A welcome recognition of the importance of engaging parents
Jan 10, 2014 | By Oscar Cruz, EdSource Commentaries, and John C. Osborn
As education advocates we know the powerful connection between student achievement and parent engagement.
Take any student; no matter what grade they’re in, which school they attend, their ethnic or racial background, their age, what part of the state they live in – take your pick of factors, but when you get their parents involved, that student will always do better in school. The research behind this is well documented and well known.
But like the quality of education those schools offer across the state, the quality and even the commitment to parent engagement is anything but consistent.
That’s one of the reasons why we as education advocates and community leaders are behind Gov. Jerry Brown’s Local Control Funding Formula (LCFF). LCFF is, in fact, a significant victory for parent engagement advocates. The law makes parent engagement one of eight statewide priorities and holds districts to a higher standard and great level of commitment to parent engagement than ever before.
To begin with, the law requires districts to solicit the opinion of parents when developing their education plans. They are required to solicit parent input through community meetings, parent committees and other engagement strategies. But these types of requirements have historically fallen short of effectively reaching out to parents and addressing the real needs. For example, concerns have been raised about how schools interact with low-income, immigrant, foster, or disadvantaged families. Many of these parents have faced discrimination at their children’s schools and therefore feel undervalued in their child’s education. Many schools fail to provide adequate guidance to parents who are trying to support their child’s academic success. Given these conditions, a handful of community meetings and advisory committees are simply not enough. For these families, authentic parent engagement must also include changing the culture of the school district and each school site. We believe the new funding system aims to achieve that.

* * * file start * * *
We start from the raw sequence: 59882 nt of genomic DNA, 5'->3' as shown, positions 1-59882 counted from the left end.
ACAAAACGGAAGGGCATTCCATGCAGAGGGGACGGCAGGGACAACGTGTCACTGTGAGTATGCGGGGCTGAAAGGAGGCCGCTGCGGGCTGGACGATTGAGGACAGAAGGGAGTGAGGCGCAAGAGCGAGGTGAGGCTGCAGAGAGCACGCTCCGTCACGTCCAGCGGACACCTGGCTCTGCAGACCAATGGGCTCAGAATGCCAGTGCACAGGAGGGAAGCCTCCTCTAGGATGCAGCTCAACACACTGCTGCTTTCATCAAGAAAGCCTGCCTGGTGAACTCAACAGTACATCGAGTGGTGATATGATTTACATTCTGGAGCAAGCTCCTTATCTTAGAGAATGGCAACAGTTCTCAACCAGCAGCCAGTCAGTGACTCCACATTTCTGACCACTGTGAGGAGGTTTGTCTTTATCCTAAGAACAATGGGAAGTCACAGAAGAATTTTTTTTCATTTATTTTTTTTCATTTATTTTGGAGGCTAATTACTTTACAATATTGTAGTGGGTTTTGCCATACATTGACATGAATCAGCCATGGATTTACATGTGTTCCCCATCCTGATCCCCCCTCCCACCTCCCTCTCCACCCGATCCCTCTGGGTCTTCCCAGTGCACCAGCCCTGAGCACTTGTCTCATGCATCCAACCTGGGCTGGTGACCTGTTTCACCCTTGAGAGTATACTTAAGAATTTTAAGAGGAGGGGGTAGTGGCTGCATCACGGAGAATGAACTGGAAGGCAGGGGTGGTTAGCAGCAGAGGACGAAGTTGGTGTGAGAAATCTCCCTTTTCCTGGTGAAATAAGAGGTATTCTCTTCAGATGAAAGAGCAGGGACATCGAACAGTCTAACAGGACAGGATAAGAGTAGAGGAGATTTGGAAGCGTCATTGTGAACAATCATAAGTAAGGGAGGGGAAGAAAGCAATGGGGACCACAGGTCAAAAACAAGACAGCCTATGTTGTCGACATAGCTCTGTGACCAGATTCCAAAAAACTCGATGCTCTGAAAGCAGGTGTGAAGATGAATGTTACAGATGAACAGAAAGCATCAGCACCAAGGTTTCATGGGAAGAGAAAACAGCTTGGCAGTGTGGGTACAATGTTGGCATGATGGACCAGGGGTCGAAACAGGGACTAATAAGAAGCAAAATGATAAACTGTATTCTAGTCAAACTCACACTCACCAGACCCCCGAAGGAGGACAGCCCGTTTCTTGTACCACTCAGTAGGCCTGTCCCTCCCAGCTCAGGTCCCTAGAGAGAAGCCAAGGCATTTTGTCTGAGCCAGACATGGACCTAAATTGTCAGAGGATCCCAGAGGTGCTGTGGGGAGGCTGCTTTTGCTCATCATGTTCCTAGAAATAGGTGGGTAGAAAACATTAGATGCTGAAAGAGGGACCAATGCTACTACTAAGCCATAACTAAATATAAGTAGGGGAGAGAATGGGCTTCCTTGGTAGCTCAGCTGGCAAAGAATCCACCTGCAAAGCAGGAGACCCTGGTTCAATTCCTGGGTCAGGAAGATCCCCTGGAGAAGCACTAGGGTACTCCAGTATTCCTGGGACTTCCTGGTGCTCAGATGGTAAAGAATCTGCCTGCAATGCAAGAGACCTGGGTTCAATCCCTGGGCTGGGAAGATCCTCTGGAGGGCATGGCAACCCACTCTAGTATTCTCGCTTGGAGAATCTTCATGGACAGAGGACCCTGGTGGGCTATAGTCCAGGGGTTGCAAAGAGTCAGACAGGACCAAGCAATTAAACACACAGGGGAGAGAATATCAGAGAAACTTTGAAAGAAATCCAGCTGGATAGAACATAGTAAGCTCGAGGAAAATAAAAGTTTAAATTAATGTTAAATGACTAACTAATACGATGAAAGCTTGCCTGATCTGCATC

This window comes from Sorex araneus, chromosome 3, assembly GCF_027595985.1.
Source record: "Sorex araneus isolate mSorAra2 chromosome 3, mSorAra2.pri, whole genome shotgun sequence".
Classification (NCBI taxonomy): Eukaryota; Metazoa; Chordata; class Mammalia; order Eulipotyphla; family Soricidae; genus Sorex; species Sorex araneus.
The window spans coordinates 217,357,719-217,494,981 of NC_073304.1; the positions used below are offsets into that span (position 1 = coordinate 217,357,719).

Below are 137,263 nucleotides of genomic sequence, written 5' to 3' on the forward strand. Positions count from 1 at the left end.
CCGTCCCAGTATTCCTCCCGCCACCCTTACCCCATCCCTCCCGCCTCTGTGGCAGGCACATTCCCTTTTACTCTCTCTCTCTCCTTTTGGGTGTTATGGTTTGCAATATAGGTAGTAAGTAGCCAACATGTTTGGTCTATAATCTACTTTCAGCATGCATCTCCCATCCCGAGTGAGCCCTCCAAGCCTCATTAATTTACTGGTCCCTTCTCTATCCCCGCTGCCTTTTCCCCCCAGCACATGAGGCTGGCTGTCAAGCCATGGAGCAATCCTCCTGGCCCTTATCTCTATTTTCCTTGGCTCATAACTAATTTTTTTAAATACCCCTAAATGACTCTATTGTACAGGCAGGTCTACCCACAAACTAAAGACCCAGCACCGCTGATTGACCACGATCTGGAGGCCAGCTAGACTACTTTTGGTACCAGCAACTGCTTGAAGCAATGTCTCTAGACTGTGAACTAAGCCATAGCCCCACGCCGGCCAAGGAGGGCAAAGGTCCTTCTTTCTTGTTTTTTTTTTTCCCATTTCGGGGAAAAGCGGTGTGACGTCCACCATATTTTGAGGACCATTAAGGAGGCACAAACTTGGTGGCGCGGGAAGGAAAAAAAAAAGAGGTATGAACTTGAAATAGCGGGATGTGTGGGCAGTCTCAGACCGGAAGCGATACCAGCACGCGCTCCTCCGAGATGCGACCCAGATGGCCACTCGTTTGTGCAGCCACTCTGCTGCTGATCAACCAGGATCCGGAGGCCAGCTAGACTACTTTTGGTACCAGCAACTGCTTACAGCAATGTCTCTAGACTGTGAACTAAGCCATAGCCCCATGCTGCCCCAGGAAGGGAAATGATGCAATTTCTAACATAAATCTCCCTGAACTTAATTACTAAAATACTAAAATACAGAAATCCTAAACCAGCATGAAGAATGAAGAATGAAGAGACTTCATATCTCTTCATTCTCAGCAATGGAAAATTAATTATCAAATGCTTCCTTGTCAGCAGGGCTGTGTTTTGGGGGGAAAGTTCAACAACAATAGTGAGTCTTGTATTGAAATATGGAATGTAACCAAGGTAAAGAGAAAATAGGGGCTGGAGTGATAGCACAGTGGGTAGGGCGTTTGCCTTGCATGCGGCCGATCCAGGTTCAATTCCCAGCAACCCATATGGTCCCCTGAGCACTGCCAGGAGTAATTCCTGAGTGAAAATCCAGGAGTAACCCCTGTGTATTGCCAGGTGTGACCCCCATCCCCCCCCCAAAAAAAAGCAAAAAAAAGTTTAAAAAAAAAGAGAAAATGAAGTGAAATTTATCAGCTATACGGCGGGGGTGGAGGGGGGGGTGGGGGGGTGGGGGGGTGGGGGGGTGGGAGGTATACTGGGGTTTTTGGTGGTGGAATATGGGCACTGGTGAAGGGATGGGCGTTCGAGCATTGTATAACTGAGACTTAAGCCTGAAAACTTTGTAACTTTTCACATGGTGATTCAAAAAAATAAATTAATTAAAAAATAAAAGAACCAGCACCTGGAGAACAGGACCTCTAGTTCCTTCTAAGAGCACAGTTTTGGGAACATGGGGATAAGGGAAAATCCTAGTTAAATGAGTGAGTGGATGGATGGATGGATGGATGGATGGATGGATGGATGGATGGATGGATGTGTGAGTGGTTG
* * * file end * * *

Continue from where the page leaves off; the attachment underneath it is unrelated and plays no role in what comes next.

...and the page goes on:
More importantly, LCFF intends to fundamentally change the way schools interact with parents on a day-to-day basis, from how parents influence regular decision-making in their child’s school to how parents are engaged as partners to support learning. Parent engagement is no longer a “check-the-box” formality. It is an outcome in itself, as important as other statewide education priorities such as improving test scores, maintaining quality facilities, or implementing Common Core.
A critical component of LCFF is the Local Control and Accountability Plan – or the LCAP. All school districts are required to create these plans that essentially describe how they will address the eight state-wide priorities and meet their local educational objectives. The State Board of Education has been working to develop templates for these LCAPs that school districts must complete by July of this year.
Initial drafts of the LCAP by the State Board of Education were vague and did not explicitly ask school districts to show how they are going to change school culture to better engage parents and families. However, because of the advocacy work of our statewide partners, the LCAP template released last week is more explicit on this LCFF priority. Advocates are asking the State Board and districts to listen to the voices of thousands of families from across the state who are demanding a more parent-friendly school culture; a welcoming environment where parents are treated as valuable contributors to their child’s education rather than mere spectators. Parents demand that schools provide them with resources and guidance so they can help their children and make the right choices for them.
Like the old adage warns, it is easier said than done. That’s why Families In Schools is championing the importance of parent engagement. We invite you to join our statewide campaign and learn more by visiting www.parentsmatternow.org.
Families In Schools and our growing network of supporters will work to keep the State for Board of Education and districts accountable for ensuring the intent of the law is reflected in all guidelines and regulations. We demand and expect a “family- centered” education system that invests in authentic parent engagement to support student learning.
Oscar E. Cruz is President & CEO of Families In Schools, a nonprofit organization working to involve parents and communities in their children’s education to achieve lifelong student success. Yolie Flores is a Senior Policy Advisor to Families In Schools and a former member of the LAUSD Board of Education.